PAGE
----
Some Patents

Juan Inurrieta held several patents in his name, with most being utility models primarily related to small items like record sleeves or phonograph needle cases. In 1945, he applied for an introduction patent aimed at preserving needles used in the United States of America.

However, there are several patents associated with the manufacturing process of records attributed to him. On September 6, 1950, he secured utility patent No. 194497, which aimed to enhance the production of phonograph records. This patent introduced the use of thin sheets of compressed fiber at specific temperatures, resulting in a cleaner playback of recorded wavelengths. The material quality utilized in the surface layers, including vinyl, phenol, and other synthetic resins, minimized noise caused by the needle’s friction. These records were recorded with a sapphire needle at an angle of 82-84° and a radius of 0.05-0.06 mm. The number of grooves per inch could range from 80 to 120, with LPs accommodating up to 30 minutes per side and singles up to 5 minutes. An additional advantage was that these 33 1/3 and 45 rpm records provided superior fidelity when the needle approached the center of the record compared to 78 rpm records. At 10,000 cycles per second and 15 cm from the center, the 78 rpm record lost 15 decibels compared to the other two, indicating a greater loss of high frequencies.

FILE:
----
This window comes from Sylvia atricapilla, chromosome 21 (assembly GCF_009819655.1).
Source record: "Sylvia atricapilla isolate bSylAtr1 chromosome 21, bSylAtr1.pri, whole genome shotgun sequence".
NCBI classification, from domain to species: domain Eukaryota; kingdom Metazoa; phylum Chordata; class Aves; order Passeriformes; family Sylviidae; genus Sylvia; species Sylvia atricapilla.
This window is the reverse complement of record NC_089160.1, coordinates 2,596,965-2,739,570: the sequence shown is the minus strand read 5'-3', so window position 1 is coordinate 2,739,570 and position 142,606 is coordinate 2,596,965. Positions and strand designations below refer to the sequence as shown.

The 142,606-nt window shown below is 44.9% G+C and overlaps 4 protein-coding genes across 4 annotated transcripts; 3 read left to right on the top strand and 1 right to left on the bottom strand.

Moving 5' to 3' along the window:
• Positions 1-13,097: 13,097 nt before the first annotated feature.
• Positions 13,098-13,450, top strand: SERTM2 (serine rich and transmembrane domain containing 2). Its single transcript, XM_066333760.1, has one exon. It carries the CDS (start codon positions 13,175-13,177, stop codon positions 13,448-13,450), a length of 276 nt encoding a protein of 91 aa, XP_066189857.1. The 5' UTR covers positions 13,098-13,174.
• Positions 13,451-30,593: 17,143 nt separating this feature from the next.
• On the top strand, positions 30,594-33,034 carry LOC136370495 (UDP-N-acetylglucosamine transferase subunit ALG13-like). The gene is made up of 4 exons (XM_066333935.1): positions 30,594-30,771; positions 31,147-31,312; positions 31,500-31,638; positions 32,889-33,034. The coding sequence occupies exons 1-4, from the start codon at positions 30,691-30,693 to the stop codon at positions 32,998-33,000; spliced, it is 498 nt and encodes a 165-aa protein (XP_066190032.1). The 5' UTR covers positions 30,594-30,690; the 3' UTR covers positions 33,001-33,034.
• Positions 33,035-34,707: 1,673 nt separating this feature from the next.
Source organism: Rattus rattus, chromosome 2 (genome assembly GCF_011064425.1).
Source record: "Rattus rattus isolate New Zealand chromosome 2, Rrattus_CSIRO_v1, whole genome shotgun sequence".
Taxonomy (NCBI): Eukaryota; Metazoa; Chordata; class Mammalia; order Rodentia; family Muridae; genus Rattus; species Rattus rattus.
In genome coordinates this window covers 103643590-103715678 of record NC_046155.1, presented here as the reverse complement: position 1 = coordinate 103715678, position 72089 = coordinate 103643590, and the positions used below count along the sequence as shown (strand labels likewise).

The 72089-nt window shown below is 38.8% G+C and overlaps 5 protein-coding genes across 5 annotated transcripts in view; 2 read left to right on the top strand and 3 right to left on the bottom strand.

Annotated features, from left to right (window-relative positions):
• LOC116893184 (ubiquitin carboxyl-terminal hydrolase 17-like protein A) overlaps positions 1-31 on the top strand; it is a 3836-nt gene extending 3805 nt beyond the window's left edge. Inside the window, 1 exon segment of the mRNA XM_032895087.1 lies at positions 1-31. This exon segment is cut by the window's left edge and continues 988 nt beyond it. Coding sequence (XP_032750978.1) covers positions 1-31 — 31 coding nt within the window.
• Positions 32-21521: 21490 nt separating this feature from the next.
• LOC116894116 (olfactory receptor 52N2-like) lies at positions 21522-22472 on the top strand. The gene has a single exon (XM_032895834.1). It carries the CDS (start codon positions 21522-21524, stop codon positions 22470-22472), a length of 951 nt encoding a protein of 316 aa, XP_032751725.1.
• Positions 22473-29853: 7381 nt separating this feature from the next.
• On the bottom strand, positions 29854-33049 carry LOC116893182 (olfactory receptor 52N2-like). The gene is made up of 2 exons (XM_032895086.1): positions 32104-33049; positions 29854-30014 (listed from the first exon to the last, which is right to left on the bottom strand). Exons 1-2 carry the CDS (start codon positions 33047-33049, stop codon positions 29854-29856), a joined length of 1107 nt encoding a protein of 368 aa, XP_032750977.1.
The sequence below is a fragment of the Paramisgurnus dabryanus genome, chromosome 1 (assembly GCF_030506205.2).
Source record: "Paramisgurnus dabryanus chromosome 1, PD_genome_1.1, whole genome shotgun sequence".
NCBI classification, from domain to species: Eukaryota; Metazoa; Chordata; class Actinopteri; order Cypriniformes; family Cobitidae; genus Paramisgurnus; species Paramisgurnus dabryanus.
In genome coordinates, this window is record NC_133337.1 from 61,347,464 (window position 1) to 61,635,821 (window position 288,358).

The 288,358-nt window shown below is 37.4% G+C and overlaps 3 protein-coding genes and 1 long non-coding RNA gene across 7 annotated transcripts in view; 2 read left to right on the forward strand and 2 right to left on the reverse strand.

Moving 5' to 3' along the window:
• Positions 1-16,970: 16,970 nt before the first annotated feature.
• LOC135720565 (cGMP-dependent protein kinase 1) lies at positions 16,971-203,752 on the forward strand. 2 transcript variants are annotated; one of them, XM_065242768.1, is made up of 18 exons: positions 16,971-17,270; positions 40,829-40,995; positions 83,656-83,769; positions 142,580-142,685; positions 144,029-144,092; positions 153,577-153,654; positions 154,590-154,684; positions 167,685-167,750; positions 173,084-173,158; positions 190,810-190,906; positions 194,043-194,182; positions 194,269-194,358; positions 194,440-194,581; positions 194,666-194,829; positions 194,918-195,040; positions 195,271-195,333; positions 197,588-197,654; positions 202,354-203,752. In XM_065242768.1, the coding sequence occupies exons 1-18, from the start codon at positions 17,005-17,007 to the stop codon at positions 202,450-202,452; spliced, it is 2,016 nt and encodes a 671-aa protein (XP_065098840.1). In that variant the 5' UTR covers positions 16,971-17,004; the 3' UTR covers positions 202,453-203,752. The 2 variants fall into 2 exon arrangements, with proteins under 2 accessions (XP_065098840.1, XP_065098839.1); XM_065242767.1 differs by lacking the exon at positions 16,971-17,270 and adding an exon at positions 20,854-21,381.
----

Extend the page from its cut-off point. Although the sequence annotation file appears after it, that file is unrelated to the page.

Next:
In 1952, patent number 204 332 was introduced, outlining a procedure for manufacturing phonograph records using polyvinyl resin mixtures. The patented process involved adjustments to the warming and cooling cycles of the molds to achieve quieter playback, proper resonance, and a broader frequency range than was previously achievable with microgroove records.